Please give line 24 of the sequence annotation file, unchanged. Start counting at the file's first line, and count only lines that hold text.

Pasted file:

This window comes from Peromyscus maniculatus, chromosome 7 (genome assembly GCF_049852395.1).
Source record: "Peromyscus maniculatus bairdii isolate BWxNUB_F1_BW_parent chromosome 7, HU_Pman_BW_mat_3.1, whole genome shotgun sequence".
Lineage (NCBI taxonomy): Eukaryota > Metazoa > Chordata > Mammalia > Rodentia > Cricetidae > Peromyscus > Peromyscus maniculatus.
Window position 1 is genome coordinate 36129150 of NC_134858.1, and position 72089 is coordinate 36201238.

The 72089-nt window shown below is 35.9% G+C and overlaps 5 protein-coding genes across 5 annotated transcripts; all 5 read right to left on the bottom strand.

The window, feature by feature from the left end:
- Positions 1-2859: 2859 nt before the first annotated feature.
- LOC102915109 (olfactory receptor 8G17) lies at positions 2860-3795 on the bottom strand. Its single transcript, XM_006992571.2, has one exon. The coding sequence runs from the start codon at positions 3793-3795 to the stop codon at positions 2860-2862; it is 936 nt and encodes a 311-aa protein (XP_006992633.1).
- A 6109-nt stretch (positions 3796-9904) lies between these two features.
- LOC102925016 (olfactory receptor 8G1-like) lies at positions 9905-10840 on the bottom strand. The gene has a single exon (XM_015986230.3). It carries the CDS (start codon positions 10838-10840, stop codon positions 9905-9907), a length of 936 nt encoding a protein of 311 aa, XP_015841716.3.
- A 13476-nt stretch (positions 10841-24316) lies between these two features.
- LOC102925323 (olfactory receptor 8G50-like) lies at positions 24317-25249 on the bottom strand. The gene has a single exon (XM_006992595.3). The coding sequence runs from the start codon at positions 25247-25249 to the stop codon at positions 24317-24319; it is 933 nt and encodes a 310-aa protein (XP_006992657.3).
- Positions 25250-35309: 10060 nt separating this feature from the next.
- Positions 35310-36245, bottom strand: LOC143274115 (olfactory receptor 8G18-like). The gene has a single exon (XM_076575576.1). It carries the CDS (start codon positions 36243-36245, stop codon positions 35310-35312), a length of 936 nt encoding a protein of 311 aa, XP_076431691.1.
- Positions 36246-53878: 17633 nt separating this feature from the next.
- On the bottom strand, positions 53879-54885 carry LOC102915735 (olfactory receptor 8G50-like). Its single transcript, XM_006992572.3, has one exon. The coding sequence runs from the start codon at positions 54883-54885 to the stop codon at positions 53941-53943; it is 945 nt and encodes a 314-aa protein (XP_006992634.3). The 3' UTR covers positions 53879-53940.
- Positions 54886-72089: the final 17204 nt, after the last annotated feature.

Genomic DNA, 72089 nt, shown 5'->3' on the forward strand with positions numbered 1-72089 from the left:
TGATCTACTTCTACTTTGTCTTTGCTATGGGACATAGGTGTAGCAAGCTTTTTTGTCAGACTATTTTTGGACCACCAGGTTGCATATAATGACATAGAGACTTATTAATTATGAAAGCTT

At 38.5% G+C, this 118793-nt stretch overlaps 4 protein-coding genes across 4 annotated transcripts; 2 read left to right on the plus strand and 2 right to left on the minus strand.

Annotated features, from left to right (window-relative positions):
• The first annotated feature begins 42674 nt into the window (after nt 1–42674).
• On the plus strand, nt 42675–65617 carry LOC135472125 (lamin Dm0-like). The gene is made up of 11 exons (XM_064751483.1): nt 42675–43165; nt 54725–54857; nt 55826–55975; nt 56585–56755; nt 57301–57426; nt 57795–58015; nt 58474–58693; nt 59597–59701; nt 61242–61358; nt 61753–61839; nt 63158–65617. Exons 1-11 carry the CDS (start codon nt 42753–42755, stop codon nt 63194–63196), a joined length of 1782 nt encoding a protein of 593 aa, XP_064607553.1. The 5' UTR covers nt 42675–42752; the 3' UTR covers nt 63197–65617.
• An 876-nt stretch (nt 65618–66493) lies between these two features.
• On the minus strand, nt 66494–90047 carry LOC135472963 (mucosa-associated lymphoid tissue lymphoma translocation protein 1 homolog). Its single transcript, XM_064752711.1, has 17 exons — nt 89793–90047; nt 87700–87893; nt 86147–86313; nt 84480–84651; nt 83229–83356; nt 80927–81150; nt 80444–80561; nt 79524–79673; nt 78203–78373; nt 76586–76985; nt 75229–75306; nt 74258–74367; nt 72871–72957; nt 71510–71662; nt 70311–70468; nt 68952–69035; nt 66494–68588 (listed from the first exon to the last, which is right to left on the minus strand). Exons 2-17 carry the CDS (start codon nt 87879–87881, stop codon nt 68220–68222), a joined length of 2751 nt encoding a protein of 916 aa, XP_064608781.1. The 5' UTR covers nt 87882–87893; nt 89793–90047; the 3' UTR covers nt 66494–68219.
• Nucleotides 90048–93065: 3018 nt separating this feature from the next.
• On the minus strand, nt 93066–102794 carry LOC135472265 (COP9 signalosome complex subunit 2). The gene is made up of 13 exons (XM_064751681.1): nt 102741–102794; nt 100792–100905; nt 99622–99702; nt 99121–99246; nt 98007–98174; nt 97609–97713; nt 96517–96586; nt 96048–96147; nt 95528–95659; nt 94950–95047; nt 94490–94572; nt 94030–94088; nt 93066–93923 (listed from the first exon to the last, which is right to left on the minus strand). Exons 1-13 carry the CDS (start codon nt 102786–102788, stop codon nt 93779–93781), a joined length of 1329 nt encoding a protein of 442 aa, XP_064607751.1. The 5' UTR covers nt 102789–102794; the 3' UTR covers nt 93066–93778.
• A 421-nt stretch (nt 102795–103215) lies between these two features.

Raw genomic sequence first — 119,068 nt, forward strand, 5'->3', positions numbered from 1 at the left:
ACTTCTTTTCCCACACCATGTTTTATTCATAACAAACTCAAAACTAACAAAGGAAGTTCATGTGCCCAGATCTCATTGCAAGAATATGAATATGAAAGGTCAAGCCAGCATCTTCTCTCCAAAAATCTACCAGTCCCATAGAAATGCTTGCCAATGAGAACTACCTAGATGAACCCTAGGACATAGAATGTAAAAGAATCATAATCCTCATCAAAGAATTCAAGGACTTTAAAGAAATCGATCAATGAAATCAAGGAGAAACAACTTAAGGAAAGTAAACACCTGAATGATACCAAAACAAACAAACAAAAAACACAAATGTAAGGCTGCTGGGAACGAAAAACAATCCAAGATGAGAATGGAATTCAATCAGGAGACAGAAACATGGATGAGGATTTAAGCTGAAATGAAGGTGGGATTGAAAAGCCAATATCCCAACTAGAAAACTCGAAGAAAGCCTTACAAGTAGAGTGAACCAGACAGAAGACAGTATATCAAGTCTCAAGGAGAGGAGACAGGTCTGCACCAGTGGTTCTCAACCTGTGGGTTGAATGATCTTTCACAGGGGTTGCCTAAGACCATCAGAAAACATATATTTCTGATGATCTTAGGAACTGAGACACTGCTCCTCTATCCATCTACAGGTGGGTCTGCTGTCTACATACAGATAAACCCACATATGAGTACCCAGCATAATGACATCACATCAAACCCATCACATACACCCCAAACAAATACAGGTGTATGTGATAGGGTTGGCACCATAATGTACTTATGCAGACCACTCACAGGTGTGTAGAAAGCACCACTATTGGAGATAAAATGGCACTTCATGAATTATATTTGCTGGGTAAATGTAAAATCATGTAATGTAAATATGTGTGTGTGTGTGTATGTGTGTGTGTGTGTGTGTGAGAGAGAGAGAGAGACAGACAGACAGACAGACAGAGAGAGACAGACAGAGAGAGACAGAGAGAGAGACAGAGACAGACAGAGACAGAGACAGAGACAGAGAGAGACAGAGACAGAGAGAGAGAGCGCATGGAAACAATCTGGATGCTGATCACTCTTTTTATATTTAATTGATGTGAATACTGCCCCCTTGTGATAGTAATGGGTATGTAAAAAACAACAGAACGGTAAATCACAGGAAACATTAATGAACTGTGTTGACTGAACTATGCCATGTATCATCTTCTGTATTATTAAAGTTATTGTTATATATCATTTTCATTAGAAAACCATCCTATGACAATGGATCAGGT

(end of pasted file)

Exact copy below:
• An 876-nt stretch (nt 65618–66493) lies between these two features.